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FORVM`s Classical Numismatics Discussion Board  |  Numismatic and History Discussions  |  Coin Photography, Conservation and Storage (Moderator: bruce61813)  |  Topic: Manual white balance 0 Members and 1 Guest are viewing this topic. « previous next »
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Andrew McCabe
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« on: May 27, 2012, 11:56:21 am »

So, I want to raise this frequently discussed and frustrating subject as a standalone thread.

This afternoon I spent some hours trying to get better colour coin photos through adjusting the white balance settings on my camera as I've been consistently advised on Forvm. So far I have failed; the results have been consistently worse than using auto settings. My camera has a range of automatic settings, and also has manual setting possibilities, which range from fully manual, automatic aperture setting with all others manual, automatic shutter speed with all others manual, automatic aperture / shutter with others manual, and fully automatic. In fully automatic it is not possible to adjust white balance. In all the manual settings, white balance can be adjusted to circumstances - shade, cloud, incadescent, flourescent, daylight, or custom where you set against a standard white. After trying a wide variety of settings, I focused on trying to get the auto aperture / shutter combined with custom white balance, checked against a white background, for settings. In perhaps dozens of shots with a range of settings, I got miserable results time and again. I suspect there is a golden answer in my camera settings, inside the vast multiplicity of options, most of which I literally don't understand (I don't understand the english words used for many camera setting options).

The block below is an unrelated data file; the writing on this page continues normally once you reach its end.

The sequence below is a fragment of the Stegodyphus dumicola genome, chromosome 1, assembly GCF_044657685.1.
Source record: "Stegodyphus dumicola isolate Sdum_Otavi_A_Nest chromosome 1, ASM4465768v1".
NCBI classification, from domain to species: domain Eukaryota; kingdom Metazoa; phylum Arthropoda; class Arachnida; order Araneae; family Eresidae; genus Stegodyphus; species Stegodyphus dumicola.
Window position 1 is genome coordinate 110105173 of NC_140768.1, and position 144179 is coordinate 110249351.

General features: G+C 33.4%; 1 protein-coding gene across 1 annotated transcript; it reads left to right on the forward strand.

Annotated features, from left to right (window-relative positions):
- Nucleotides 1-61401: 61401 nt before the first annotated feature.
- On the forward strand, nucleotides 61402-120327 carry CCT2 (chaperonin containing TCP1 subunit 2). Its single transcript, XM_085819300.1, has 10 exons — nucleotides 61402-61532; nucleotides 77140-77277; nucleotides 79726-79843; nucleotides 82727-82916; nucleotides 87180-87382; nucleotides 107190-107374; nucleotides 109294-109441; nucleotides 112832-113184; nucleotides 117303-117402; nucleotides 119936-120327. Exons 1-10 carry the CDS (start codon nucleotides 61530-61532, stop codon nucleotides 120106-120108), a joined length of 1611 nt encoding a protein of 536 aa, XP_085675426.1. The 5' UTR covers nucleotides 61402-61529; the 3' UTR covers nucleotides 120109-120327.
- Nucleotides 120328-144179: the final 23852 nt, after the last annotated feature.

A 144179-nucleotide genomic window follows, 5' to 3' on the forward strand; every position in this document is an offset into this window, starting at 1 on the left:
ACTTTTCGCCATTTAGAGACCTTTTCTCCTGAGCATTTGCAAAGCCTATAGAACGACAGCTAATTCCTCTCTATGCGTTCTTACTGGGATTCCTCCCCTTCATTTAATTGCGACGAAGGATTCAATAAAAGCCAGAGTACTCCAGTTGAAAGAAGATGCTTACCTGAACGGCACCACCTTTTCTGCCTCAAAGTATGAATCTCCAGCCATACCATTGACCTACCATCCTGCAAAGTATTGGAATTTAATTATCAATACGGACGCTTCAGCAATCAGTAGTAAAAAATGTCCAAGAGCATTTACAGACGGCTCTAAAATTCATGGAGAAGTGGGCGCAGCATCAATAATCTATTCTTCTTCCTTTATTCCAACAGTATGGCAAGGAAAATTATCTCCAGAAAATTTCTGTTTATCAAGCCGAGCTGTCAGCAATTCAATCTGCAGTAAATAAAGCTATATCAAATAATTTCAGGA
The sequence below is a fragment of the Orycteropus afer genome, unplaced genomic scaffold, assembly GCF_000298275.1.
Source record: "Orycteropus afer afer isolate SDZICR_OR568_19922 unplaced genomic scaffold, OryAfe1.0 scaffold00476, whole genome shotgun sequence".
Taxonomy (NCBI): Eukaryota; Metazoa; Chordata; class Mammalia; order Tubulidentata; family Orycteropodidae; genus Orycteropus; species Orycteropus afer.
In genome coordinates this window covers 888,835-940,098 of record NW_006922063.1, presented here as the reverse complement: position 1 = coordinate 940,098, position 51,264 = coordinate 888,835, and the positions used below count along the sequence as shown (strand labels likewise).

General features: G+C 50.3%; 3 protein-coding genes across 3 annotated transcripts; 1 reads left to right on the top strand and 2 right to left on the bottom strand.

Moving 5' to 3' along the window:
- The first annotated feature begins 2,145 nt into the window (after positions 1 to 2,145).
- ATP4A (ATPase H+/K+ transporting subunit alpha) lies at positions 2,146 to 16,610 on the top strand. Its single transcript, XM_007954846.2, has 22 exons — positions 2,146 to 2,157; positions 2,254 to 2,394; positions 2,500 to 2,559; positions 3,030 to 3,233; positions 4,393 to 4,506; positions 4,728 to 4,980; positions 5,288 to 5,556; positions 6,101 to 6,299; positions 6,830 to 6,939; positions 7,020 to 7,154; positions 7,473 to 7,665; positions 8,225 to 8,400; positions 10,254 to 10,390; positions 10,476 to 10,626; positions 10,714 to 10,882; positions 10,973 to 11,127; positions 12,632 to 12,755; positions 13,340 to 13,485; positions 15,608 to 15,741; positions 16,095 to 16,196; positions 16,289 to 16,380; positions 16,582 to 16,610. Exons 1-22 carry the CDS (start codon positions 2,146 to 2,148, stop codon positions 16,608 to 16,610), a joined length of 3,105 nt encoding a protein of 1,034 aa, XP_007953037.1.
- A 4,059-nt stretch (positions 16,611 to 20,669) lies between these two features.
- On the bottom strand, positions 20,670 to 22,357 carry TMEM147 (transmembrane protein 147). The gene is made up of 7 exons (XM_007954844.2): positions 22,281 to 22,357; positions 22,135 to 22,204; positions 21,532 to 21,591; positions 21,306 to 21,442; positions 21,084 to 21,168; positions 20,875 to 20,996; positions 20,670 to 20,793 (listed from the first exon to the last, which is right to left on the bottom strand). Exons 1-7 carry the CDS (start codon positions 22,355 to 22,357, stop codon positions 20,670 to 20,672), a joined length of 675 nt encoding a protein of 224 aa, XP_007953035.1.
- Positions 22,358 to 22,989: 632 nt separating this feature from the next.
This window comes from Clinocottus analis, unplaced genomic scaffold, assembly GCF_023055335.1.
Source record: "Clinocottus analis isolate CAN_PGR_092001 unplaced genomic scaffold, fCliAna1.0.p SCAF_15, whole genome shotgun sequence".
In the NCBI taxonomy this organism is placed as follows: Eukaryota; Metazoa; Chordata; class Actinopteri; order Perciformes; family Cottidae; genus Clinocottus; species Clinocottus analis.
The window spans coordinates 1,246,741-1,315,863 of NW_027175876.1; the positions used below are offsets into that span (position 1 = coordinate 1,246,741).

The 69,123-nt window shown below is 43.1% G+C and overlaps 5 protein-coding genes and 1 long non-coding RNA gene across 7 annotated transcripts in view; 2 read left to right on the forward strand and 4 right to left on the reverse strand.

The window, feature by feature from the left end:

I then reverted back to automatic, chose the "tulip" indicating macro setting (all white balance adjustments are now disabled) and snapped some pics. Those against white background look like they were shot against a white background, the coin colours seem natural and true, and there was no evident colour cast - no blues or reds shading the images. The main problem was that the coin appeared impossibly dark. So I then chose the same setting (auto-macro) against a standard 17% grey card. Now it all looked perfect. This is of course what I've been shooting coins against for years with no special problems. I almost need to ask "what have I been doing right". If I get consistently good results in an automatic macro mode, and variably bad results with attempts to involve white-balance settings, shouldn't I just take the easy path?